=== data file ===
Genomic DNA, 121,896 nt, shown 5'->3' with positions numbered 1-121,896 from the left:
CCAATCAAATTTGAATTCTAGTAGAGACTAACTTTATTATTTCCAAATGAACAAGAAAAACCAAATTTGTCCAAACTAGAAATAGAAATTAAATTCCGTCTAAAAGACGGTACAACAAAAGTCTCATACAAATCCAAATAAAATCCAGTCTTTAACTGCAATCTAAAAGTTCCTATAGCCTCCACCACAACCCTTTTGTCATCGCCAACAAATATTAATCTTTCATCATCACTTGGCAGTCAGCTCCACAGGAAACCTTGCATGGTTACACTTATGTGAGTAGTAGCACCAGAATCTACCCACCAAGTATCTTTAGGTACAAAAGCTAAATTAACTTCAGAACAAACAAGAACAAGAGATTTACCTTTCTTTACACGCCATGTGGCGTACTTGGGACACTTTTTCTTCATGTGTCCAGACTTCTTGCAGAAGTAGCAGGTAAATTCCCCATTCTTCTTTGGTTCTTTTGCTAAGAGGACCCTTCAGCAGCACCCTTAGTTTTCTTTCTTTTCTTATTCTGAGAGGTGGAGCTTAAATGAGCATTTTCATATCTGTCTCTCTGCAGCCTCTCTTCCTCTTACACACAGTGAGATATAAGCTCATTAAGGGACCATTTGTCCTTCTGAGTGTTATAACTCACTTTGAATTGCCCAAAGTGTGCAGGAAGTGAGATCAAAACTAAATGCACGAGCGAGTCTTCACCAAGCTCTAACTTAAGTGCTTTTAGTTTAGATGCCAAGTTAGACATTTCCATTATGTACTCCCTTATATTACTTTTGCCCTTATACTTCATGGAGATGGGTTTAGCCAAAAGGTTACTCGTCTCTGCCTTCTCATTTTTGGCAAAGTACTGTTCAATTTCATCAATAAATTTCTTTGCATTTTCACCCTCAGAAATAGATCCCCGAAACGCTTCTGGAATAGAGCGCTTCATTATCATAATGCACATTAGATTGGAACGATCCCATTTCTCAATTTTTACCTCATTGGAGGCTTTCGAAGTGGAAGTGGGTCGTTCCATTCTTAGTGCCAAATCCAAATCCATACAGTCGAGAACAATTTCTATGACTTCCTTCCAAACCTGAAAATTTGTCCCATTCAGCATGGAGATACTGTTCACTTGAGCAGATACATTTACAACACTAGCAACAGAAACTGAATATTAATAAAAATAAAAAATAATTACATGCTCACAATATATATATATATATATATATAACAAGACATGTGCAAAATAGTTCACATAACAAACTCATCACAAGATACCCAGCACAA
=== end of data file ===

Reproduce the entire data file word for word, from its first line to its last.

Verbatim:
Genomic DNA, 121,896 nt, shown 5'->3' with positions numbered 1-121,896 from the left:
CCAATCAAATTTGAATTCTAGTAGAGACTAACTTTATTATTTCCAAATGAACAAGAAAAACCAAATTTGTCCAAACTAGAAATAGAAATTAAATTCCGTCTAAAAGACGGTACAACAAAAGTCTCATACAAATCCAAATAAAATCCAGTCTTTAACTGCAATCTAAAAGTTCCTATAGCCTCCACCACAACCCTTTTGTCATCGCCAACAAATATTAATCTTTCATCATCACTTGGCAGTCAGCTCCACAGGAAACCTTGCATGGTTACACTTATGTGAGTAGTAGCACCAGAATCTACCCACCAAGTATCTTTAGGTACAAAAGCTAAATTAACTTCAGAACAAACAAGAACAAGAGATTTACCTTTCTTTACACGCCATGTGGCGTACTTGGGACACTTTTTCTTCATGTGTCCAGACTTCTTGCAGAAGTAGCAGGTAAATTCCCCATTCTTCTTTGGTTCTTTTGCTAAGAGGACCCTTCAGCAGCACCCTTAGTTTTCTTTCTTTTCTTATTCTGAGAGGTGGAGCTTAAATGAGCATTTTCATATCTGTCTCTCTGCAGCCTCTCTTCCTCTTACACACAGTGAGATATAAGCTCATTAAGGGACCATTTGTCCTTCTGAGTGTTATAACTCACTTTGAATTGCCCAAAGTGTGCAGGAAGTGAGATCAAAACTAAATGCACGAGCGAGTCTTCACCAAGCTCTAACTTAAGTGCTTTTAGTTTAGATGCCAAGTTAGACATTTCCATTATGTACTCCCTTATATTACTTTTGCCCTTATACTTCATGGAGATGGGTTTAGCCAAAAGGTTACTCGTCTCTGCCTTCTCATTTTTGGCAAAGTACTGTTCAATTTCATCAATAAATTTCTTTGCATTTTCACCCTCAGAAATAGATCCCCGAAACGCTTCTGGAATAGAGCGCTTCATTATCATAATGCACATTAGATTGGAACGATCCCATTTCTCAATTTTTACCTCATTGGAGGCTTTCGAAGTGGAAGTGGGTCGTTCCATTCTTAGTGCCAAATCCAAATCCATACAGTCGAGAACAATTTCTATGACTTCCTTCCAAACCTGAAAATTTGTCCCATTCAGCATGGAGATACTGTTCACTTGAGCAGATACATTTACAACACTAGCAACAGAAACTGAATATTAATAAAAATAAAAAATAATTACATGCTCACAATATATATATATATATATATATAACAAGACATGTGCAAAATAGTTCACATAACAAACTCATCACAAGATACCCAGCACAA